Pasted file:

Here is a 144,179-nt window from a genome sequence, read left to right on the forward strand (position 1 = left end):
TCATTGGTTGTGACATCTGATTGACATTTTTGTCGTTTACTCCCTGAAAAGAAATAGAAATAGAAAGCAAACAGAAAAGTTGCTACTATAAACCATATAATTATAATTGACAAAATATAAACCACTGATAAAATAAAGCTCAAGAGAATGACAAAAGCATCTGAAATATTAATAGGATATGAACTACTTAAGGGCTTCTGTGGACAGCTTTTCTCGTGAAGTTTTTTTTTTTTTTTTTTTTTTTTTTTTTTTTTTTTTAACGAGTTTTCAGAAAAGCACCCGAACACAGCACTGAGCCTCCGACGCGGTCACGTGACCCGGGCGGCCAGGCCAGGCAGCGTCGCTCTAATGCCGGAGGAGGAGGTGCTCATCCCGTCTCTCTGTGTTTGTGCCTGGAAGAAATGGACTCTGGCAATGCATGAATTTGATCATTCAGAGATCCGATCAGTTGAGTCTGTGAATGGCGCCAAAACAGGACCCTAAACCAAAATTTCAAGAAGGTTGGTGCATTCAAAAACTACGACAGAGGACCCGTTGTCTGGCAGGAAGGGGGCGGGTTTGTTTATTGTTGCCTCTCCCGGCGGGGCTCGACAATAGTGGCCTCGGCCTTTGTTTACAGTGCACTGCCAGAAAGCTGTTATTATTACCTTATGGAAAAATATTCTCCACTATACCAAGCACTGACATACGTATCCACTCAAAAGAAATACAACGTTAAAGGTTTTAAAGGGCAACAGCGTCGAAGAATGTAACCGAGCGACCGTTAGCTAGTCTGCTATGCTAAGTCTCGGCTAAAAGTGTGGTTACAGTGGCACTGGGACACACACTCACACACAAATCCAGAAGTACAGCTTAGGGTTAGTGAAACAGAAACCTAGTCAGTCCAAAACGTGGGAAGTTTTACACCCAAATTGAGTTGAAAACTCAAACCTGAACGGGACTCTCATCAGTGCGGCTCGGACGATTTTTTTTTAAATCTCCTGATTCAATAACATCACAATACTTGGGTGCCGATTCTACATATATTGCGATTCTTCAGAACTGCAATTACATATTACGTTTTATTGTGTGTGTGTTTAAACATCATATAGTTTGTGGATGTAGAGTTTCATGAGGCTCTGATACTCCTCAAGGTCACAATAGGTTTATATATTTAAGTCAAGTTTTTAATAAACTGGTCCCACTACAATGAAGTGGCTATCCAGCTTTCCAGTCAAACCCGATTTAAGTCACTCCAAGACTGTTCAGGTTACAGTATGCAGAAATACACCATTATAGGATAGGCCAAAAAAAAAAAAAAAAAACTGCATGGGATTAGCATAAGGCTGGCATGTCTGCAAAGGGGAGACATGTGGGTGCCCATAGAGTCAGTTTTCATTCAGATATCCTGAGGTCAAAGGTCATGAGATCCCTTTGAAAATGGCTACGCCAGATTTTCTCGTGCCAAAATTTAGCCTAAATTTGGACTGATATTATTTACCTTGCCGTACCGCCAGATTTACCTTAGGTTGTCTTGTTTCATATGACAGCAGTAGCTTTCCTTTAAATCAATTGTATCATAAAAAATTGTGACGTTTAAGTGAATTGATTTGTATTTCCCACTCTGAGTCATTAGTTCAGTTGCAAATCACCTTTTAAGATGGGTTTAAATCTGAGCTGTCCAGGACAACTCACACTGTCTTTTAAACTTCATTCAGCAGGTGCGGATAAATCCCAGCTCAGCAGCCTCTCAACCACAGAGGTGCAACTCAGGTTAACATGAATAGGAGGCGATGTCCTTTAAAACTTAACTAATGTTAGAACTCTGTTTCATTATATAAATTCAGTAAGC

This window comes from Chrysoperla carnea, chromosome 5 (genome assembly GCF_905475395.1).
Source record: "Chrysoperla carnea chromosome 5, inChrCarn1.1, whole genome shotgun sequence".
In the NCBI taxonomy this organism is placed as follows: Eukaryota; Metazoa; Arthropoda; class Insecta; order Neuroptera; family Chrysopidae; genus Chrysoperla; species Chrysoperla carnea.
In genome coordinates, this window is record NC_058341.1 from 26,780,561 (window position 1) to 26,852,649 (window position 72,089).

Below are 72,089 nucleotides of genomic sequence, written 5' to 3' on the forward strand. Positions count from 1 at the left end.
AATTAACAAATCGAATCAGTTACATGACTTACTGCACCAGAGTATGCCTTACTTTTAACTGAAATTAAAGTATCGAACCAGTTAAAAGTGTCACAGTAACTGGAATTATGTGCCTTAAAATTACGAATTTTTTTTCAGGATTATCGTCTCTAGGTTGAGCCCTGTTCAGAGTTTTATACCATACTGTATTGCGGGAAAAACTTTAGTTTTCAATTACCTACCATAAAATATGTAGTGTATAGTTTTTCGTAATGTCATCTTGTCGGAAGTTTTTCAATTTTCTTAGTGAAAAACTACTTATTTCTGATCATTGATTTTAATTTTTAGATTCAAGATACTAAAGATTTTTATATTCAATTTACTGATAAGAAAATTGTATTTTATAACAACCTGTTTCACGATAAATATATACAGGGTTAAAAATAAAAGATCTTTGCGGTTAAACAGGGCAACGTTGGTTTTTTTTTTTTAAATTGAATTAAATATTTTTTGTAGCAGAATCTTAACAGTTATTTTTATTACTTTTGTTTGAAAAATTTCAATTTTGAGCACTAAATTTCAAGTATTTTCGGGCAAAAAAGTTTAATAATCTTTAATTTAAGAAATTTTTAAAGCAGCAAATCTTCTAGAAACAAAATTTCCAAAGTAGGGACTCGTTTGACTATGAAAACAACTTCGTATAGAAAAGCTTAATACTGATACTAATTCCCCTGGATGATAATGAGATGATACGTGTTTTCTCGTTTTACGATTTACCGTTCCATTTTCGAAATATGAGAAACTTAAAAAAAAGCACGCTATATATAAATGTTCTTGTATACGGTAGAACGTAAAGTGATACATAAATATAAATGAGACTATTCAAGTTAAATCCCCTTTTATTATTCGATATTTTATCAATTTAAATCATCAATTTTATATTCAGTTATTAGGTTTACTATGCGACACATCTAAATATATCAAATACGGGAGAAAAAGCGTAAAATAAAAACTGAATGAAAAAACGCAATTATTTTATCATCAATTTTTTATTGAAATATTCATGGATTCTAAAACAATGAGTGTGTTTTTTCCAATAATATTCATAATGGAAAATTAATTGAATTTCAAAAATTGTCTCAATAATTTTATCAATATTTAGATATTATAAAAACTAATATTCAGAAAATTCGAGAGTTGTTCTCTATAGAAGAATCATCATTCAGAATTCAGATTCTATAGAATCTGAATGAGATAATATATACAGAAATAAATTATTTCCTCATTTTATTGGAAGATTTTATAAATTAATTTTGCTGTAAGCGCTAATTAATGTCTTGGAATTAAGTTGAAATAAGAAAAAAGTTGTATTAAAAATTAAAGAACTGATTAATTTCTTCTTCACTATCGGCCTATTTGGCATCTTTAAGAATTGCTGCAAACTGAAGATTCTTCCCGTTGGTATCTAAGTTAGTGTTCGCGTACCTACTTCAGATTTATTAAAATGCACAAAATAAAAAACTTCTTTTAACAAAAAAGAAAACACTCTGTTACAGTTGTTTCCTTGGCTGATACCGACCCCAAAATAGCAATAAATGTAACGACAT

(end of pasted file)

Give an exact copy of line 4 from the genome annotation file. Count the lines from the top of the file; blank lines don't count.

Source record: "Chrysoperla carnea chromosome 5, inChrCarn1.1, whole genome shotgun sequence".